It's funny how the rich folks were pulled out of the ocean and given a "proper" burial, but the poor saps without a life vest are left to become fish food.

And I get it... Not all rich people were found, and not all poor people were left without life vests. I also understand why they couldn't retrieve the people that sank. Humans have the ability to go clean up their mess now. Maybe they should just do it.

As far as who gets the stuff... I've always been kind of partial to the "finders keepers" school of thought. Finding the Titanic wasn't cheap... Someone needs to be paid for their efforts. Salvaging what's left is going to be hard work and expensive, again... someone deserves to be paid for their efforts.
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21-04-2016, 12:50 AM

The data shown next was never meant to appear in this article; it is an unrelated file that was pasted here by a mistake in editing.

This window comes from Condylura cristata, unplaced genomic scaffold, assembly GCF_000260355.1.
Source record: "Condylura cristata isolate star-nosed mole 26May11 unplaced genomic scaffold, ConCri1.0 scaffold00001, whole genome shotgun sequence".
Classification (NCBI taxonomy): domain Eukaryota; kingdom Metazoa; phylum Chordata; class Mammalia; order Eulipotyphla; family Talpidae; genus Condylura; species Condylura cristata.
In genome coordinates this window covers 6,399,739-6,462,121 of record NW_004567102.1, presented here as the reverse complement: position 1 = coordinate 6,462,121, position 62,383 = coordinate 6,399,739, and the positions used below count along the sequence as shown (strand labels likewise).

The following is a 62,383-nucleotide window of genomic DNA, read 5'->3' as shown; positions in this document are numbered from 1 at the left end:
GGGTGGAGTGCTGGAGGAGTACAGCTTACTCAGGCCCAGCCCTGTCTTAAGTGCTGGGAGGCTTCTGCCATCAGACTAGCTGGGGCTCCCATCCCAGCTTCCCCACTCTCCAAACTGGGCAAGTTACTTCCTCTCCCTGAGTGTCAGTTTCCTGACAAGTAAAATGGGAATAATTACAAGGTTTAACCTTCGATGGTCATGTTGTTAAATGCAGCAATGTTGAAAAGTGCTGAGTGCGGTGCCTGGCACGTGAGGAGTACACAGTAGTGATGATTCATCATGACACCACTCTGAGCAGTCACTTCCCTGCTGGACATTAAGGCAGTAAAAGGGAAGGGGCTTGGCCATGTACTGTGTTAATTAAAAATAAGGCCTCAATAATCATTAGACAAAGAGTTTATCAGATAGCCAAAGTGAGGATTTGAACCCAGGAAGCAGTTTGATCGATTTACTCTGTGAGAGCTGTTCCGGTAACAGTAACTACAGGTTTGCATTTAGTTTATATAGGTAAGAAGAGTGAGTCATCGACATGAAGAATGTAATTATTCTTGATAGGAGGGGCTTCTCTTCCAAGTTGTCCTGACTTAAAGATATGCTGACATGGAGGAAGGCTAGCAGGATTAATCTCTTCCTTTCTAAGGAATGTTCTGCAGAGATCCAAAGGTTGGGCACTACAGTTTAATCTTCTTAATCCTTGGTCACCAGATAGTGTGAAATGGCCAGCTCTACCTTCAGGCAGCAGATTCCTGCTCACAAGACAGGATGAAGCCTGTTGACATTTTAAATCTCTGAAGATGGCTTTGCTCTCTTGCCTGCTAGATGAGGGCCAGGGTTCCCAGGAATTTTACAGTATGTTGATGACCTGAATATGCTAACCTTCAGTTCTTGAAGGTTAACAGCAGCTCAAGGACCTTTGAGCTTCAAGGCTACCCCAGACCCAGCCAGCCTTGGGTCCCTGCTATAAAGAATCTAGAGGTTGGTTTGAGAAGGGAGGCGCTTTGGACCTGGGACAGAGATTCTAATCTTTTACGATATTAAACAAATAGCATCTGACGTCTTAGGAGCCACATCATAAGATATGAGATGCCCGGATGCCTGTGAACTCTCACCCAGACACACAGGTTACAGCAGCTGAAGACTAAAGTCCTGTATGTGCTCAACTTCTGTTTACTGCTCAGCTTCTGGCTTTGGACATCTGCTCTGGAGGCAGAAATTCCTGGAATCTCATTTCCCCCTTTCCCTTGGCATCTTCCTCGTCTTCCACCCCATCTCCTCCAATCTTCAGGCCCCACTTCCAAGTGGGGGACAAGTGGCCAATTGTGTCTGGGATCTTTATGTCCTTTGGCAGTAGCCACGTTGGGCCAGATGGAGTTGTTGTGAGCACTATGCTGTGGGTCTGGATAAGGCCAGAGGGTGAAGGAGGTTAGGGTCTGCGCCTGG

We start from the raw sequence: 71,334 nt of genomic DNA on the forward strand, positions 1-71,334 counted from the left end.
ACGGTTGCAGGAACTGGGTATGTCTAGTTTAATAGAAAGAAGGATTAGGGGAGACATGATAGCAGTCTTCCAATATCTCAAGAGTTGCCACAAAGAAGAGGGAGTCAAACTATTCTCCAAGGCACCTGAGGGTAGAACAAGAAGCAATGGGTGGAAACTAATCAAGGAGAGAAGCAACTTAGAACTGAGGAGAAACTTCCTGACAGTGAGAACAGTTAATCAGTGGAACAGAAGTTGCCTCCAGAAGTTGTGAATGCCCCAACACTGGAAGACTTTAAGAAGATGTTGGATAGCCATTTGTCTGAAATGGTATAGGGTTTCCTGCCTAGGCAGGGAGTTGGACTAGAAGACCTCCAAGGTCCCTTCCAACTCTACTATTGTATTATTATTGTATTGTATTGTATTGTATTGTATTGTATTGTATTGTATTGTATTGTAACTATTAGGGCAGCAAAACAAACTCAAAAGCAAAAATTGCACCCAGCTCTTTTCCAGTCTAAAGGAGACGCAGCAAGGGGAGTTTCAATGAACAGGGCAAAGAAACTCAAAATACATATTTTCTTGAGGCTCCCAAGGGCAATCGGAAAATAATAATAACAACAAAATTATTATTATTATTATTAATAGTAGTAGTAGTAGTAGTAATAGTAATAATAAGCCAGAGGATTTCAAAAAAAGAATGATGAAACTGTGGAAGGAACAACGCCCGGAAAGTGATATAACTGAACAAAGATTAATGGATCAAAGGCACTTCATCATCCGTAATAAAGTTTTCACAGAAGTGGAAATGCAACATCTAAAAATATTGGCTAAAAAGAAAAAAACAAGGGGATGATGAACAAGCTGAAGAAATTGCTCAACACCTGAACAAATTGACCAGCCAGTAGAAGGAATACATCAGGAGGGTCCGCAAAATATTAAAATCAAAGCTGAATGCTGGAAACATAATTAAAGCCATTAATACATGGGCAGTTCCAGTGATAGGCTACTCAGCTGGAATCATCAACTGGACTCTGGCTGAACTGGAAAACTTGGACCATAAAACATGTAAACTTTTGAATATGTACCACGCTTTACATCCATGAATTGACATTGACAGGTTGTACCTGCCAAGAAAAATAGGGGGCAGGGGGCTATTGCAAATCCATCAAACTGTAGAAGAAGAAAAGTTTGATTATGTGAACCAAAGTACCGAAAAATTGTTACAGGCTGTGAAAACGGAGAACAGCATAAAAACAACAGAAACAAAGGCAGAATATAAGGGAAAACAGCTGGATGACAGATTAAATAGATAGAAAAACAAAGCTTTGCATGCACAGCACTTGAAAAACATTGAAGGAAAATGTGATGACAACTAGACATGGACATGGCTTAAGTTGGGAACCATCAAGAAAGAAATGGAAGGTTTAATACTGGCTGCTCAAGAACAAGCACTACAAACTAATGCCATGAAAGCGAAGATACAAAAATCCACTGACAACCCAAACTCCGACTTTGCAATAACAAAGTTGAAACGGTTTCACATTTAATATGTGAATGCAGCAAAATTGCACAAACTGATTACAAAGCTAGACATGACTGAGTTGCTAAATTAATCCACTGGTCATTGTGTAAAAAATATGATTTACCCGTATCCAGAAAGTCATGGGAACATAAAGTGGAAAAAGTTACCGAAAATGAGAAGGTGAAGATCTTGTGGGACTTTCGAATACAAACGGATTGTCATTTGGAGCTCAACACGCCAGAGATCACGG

RE: Salvaging items from the Titanic.....is this grave robbing?
(20-04-2016 11:35 PM)Skittles Wrote:  As far as who gets the stuff... I've always been kind of partial to the "finders keepers" school of thought. Finding the Titanic wasn't cheap... Someone needs to be paid for their efforts. Salvaging what's left is going to be hard work and expensive, again... someone deserves to be paid for their efforts.

I dunno. The RMS Titanic Inc. company who brought the exhibition to South Africa where I saw it were explicitly a for profit company. Sure, finders keepers, but if it was your relatives who went down on that ship and some fuck came along, salvaged their personal effects and put them on display to put money into his pocket, would you be happy?

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If you're perfect -- Alanis Morissette
(06-02-2014 03:47 PM)Momsurroundedbyboys Wrote:  And I'm giving myself a conclusion again from all the facepalming.
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21-04-2016, 01:26 AM
RE: Salvaging items from the Titanic.....is this grave robbing?
(21-04-2016 12:50 AM)morondog Wrote: